Johns Hopkins Hospital
|The Johns Hopkins Hospital|
|Johns Hopkins Medicine|
|Location||1800 Orleans Street, Baltimore, Maryland, United States|
|Affiliated university||Johns Hopkins University School of Medicine|
|Emergency department||Level I Adult & Pediatric Trauma|
|Helipad||FAA LID: 0MD3 and 17MD|
|Lists||Hospitals in Maryland|
|Other links||Johns Hopkins Bayview Medical Center|
Johns Hopkins Hospital Complex
Photograph as of September 2012
|Location||601 North Broadway, Baltimore, Maryland|
|Area||8 acres (3.2 ha)|
|Architect||Cabot & Chandler; Et al.|
|Architectural style||Queen Anne|
|NRHP Reference #||75002094 |
|Added to NRHP||February 24, 1975|
The Johns Hopkins Hospital is the teaching hospital and biomedical research facility of Johns Hopkins School of Medicine, located in Baltimore, Maryland, United States. It was founded using money from a bequest by philanthropist Johns Hopkins. The Johns Hopkins Hospital and the Johns Hopkins School of Medicine are the founding institutions of modern American medicine and are the birthplace of numerous traditions including rounds, residents and housestaff. Many medical specialties were formed at the Johns Hopkins Hospital, including neurosurgery, by Harvey Cushing; cardiac surgery by Alfred Blalock; pediatrics and child psychiatry, by Leo Kanner.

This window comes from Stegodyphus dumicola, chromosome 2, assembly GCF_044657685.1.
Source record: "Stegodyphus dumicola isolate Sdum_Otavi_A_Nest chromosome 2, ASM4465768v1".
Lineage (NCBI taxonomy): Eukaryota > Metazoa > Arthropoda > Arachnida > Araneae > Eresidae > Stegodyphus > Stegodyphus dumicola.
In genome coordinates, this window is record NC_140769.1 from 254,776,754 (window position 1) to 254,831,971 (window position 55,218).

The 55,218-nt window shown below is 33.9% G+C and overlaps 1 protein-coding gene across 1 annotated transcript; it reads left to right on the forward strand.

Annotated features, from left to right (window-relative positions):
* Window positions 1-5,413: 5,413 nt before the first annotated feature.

The Johns Hopkins Hospital is widely regarded as one of the world's greatest hospitals. It was ranked by U.S. News & World Report as the best overall hospital in America for 21 consecutive years (1991–2011). In 2012 it was briefly supplanted by the Massachusetts General Hospital, but regained the top position in 2013, before moving to third place in 2014.
Johns Hopkins, a Baltimore merchant and banker, left an estate of $7 million (US$137.3 million in 2013) when he died on Christmas Eve 1873 at the age of 78. In his will, he asked that his fortune be used to found two institutions that would bear his name: "Johns Hopkins University" and "The Johns Hopkins Hospital." At the time that it was made, Hopkins's gift was the largest philanthropic bequest in the history of the United States.
Toward the end of his life, Hopkins selected 12 prominent Baltimoreans to be the trustees for the project and a year before his death, sent a letter telling them that he was giving "thirteen acres of land, situated in the city of Baltimore, and bounded by Wolfe, Monument, Broadway and Jefferson streets upon which I desire you to erect a hospital." He wished for a hospital "which shall, in construction and arrangement, compare favorably with any other institution of like character in this country or in Europe" and directed his trustees to "secure for the service of the Hospital, physicians and surgeons of the highest character and greatest skill."